xlink:type="simple">Skocpol, Theda, and Gretchen Ritter. “Gender and the Origins of Modern Social Policies in Britain and the United States.” Studies in American Political Development (Spring, 1991): 36-93. This long, well-documented article explains how differing governmental and class structures led to paternalistic social policies in Great Britain and maternalistic social policies in the United States in the early twentieth century. In relation to the United States, it offers an interesting discussion of the role of women’s clubs.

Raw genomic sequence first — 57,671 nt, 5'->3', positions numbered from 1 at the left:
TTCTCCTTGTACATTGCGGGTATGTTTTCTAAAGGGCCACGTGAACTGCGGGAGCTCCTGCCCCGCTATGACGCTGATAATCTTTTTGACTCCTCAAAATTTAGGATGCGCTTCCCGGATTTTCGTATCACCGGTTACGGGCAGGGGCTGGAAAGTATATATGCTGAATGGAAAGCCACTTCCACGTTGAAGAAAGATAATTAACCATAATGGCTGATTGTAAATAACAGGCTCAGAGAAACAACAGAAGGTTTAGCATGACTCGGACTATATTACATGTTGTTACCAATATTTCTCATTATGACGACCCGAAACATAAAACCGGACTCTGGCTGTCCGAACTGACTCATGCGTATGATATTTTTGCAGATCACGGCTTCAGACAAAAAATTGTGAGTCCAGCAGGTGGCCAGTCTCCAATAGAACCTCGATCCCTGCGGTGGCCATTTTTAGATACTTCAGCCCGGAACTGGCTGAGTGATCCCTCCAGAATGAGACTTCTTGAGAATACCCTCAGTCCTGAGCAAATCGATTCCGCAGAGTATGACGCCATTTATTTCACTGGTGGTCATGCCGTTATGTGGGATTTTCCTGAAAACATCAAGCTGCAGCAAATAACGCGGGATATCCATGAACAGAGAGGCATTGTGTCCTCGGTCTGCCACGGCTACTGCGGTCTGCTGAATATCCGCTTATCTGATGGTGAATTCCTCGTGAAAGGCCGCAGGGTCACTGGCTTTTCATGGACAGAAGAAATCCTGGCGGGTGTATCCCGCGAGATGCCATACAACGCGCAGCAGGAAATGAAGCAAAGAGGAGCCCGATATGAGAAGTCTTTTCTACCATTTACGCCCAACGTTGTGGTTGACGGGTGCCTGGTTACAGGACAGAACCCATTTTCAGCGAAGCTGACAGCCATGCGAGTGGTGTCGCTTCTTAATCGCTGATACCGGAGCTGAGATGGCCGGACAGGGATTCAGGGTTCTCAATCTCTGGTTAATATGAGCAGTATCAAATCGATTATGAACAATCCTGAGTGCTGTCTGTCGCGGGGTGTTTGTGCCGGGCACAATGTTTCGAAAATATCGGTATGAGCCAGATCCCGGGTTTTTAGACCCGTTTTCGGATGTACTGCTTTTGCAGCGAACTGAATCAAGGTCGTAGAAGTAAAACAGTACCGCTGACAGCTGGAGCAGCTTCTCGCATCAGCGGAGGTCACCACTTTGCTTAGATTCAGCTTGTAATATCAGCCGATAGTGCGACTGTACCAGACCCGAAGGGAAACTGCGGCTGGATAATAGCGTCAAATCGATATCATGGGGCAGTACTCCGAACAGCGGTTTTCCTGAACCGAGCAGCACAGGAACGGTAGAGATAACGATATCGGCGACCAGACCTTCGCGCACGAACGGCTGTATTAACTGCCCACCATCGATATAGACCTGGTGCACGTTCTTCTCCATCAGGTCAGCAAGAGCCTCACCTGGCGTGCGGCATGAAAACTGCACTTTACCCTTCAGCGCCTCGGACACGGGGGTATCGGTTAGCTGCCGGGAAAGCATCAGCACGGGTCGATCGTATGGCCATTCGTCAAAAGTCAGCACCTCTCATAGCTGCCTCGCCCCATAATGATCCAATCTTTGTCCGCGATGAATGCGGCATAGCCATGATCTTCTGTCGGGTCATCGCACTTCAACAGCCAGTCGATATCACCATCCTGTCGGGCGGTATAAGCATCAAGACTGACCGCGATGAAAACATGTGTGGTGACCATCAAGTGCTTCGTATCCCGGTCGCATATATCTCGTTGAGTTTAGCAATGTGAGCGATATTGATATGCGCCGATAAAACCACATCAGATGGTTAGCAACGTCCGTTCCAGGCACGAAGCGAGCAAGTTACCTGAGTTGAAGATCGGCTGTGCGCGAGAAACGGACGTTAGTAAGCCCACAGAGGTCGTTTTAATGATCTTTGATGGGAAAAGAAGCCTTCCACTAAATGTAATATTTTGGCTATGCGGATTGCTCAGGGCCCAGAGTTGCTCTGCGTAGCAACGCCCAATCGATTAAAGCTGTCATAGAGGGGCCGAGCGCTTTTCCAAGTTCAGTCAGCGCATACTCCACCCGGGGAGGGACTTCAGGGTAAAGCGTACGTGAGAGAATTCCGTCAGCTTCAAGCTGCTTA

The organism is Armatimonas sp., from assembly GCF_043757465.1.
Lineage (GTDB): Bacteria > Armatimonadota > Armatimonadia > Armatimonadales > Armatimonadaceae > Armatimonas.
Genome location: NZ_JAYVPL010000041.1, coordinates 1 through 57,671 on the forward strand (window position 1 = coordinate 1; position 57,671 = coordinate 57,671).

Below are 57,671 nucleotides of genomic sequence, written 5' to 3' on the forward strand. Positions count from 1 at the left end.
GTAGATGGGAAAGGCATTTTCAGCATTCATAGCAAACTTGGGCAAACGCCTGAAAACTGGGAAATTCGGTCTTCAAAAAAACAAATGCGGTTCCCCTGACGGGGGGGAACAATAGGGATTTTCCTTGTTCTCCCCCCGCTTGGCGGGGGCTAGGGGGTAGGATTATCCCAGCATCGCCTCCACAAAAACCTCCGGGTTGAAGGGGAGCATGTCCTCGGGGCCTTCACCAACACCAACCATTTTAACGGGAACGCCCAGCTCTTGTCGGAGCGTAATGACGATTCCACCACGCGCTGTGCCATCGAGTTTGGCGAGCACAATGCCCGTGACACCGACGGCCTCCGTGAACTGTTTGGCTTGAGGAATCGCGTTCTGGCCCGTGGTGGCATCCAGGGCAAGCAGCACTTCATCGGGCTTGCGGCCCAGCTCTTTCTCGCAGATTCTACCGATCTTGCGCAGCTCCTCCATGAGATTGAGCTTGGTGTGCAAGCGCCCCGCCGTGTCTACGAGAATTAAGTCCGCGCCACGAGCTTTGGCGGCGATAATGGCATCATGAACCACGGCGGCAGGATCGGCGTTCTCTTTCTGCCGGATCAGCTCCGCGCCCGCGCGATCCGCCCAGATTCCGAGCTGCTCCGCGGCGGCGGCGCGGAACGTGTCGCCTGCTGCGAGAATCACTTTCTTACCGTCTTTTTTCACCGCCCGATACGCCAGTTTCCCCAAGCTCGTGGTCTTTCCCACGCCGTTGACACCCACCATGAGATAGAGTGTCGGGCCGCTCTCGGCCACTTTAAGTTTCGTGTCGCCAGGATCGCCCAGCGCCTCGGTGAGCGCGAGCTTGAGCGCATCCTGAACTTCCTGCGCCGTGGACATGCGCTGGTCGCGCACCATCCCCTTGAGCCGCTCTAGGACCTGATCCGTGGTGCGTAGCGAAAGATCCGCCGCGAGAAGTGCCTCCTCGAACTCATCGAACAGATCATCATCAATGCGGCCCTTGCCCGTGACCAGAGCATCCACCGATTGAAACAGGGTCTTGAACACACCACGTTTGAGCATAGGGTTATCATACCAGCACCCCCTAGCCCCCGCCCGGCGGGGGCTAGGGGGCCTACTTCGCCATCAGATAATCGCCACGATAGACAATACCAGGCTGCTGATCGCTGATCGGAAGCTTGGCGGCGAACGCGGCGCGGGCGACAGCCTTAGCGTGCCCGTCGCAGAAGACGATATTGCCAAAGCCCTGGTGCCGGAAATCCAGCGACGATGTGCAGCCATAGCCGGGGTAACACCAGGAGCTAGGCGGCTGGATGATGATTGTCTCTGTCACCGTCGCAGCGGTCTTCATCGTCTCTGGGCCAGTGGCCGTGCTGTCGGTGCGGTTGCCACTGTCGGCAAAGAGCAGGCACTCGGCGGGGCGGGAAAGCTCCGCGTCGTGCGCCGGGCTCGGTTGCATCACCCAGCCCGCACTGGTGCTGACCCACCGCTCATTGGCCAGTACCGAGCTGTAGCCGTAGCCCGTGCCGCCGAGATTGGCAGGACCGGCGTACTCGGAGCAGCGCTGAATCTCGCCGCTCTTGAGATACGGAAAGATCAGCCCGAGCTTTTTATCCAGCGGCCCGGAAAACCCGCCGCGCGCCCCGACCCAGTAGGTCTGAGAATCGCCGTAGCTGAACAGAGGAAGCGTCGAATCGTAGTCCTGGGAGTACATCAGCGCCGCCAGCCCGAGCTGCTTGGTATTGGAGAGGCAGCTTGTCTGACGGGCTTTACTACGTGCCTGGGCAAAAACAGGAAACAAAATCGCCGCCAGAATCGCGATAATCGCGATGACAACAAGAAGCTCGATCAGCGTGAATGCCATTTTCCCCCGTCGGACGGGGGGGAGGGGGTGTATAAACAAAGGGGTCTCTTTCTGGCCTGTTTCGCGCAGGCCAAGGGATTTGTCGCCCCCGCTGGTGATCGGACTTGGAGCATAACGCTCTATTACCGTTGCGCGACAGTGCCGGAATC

• citation-type="booksimple"

    xlink:type="simple">U.S. Supreme Court. “Lochner v. New York.” United States Reports 198 (1905): 45. The case itself is the best source of information on the views of the justices. It is relatively brief and within the grasp of readers without a legal background.
  • citation-type="booksimple"

    xlink:type="simple">U.S. Supreme Court. “Muller v. Oregon.” United States Reports 208 (1908): 412. This case regarding maximum hours for women is also worth reading.

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Categories: History